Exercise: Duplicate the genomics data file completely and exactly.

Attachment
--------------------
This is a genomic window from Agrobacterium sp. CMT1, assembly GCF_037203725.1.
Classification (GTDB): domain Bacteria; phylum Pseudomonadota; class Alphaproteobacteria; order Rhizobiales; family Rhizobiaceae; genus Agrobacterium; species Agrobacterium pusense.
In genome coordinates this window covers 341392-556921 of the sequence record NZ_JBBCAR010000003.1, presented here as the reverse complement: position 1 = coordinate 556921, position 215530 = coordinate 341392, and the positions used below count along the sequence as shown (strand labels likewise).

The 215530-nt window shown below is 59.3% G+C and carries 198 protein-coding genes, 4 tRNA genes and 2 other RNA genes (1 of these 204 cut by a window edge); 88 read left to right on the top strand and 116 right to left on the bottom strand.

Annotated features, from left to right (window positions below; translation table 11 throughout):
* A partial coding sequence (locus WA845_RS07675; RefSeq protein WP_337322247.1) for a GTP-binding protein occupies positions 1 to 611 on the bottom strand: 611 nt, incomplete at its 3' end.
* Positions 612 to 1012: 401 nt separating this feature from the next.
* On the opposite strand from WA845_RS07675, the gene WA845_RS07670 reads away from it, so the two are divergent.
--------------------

This is a genomic window from Agrobacterium sp. CMT1, assembly GCF_037203725.1.
Classification (GTDB): domain Bacteria; phylum Pseudomonadota; class Alphaproteobacteria; order Rhizobiales; family Rhizobiaceae; genus Agrobacterium; species Agrobacterium pusense.
In genome coordinates this window covers 341392-556921 of the sequence record NZ_JBBCAR010000003.1, presented here as the reverse complement: position 1 = coordinate 556921, position 215530 = coordinate 341392, and the positions used below count along the sequence as shown (strand labels likewise).

The 215530-nt window shown below is 59.3% G+C and carries 198 protein-coding genes, 4 tRNA genes and 2 other RNA genes (1 of these 204 cut by a window edge); 88 read left to right on the top strand and 116 right to left on the bottom strand.

Annotated features, from left to right (window positions below; translation table 11 throughout):
* A partial coding sequence (locus WA845_RS07675; RefSeq protein WP_337322247.1) for a GTP-binding protein occupies positions 1 to 611 on the bottom strand: 611 nt, incomplete at its 3' end.
* Positions 612 to 1012: 401 nt separating this feature from the next.
* On the opposite strand from WA845_RS07675, the gene WA845_RS07670 reads away from it, so the two are divergent.